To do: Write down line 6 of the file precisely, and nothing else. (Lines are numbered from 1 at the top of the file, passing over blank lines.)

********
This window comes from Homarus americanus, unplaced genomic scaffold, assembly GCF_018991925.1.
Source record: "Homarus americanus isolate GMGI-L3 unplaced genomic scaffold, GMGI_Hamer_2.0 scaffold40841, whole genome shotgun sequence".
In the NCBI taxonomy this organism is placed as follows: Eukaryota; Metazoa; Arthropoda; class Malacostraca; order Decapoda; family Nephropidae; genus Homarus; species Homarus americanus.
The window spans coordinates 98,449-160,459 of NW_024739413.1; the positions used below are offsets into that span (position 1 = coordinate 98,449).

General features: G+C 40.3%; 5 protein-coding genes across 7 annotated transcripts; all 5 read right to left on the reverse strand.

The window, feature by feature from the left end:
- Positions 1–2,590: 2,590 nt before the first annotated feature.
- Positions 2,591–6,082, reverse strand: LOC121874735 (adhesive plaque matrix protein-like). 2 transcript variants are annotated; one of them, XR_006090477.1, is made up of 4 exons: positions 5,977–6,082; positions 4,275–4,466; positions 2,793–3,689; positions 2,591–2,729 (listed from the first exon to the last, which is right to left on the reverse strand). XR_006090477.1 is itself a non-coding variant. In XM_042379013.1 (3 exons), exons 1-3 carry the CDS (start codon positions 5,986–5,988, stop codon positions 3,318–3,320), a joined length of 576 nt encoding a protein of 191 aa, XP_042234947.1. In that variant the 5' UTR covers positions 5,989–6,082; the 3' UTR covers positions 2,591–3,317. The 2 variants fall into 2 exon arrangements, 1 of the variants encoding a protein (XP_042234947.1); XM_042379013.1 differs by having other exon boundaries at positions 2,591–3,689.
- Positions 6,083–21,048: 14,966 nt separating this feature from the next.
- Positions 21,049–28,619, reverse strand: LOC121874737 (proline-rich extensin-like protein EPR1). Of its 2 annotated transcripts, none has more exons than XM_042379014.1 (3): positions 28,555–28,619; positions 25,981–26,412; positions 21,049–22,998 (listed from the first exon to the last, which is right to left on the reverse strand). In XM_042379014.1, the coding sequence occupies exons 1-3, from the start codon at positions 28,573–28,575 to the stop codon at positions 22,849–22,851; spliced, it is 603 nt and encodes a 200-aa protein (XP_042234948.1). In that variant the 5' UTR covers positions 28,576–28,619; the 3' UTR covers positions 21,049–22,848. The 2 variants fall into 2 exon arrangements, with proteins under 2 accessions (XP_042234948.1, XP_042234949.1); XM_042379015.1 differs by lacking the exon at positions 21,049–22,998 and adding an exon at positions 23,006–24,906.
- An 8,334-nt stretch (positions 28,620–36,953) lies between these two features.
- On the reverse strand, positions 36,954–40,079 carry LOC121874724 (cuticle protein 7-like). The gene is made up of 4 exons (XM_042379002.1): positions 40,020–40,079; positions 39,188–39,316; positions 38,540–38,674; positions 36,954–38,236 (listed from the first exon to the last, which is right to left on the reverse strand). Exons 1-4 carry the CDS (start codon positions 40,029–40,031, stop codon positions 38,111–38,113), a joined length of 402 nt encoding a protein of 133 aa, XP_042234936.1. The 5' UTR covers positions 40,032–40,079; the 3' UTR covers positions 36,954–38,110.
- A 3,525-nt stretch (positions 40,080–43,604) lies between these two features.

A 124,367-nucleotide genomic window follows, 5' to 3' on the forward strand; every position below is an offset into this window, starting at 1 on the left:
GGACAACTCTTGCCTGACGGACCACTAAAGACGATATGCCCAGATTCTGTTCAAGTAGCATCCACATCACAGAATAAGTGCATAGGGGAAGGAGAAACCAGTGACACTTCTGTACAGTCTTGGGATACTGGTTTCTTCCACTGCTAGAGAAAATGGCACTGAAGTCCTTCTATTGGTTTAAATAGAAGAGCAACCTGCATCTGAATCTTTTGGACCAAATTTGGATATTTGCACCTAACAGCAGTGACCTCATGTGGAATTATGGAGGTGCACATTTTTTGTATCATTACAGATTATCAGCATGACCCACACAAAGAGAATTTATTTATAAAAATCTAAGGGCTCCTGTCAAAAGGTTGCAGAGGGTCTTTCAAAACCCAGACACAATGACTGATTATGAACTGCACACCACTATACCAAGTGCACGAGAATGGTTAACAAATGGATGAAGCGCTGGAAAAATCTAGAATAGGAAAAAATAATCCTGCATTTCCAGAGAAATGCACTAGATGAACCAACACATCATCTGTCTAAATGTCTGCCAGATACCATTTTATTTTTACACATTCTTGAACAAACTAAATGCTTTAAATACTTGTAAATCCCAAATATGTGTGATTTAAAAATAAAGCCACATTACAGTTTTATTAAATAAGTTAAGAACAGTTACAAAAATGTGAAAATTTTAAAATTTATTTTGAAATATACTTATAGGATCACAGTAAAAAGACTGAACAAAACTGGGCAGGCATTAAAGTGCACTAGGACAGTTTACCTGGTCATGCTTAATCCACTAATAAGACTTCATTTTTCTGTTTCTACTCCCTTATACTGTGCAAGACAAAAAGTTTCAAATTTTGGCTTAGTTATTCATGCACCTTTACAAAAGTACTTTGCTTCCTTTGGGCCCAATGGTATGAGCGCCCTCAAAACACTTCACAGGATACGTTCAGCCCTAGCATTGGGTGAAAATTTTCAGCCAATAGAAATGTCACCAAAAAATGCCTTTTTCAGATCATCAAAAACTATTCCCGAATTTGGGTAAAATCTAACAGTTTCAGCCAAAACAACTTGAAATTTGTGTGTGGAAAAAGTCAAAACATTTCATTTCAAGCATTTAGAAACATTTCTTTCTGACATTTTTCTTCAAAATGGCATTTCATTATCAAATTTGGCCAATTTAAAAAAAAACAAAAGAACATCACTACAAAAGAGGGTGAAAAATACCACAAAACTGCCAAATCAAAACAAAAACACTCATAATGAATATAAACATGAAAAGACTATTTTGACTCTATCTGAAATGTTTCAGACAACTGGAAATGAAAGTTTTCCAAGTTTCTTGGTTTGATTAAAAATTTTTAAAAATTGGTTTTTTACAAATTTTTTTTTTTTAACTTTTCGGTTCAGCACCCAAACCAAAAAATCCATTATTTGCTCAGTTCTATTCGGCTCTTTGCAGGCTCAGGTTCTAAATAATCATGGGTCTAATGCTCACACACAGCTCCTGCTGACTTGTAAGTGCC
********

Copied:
The window, feature by feature from the left end: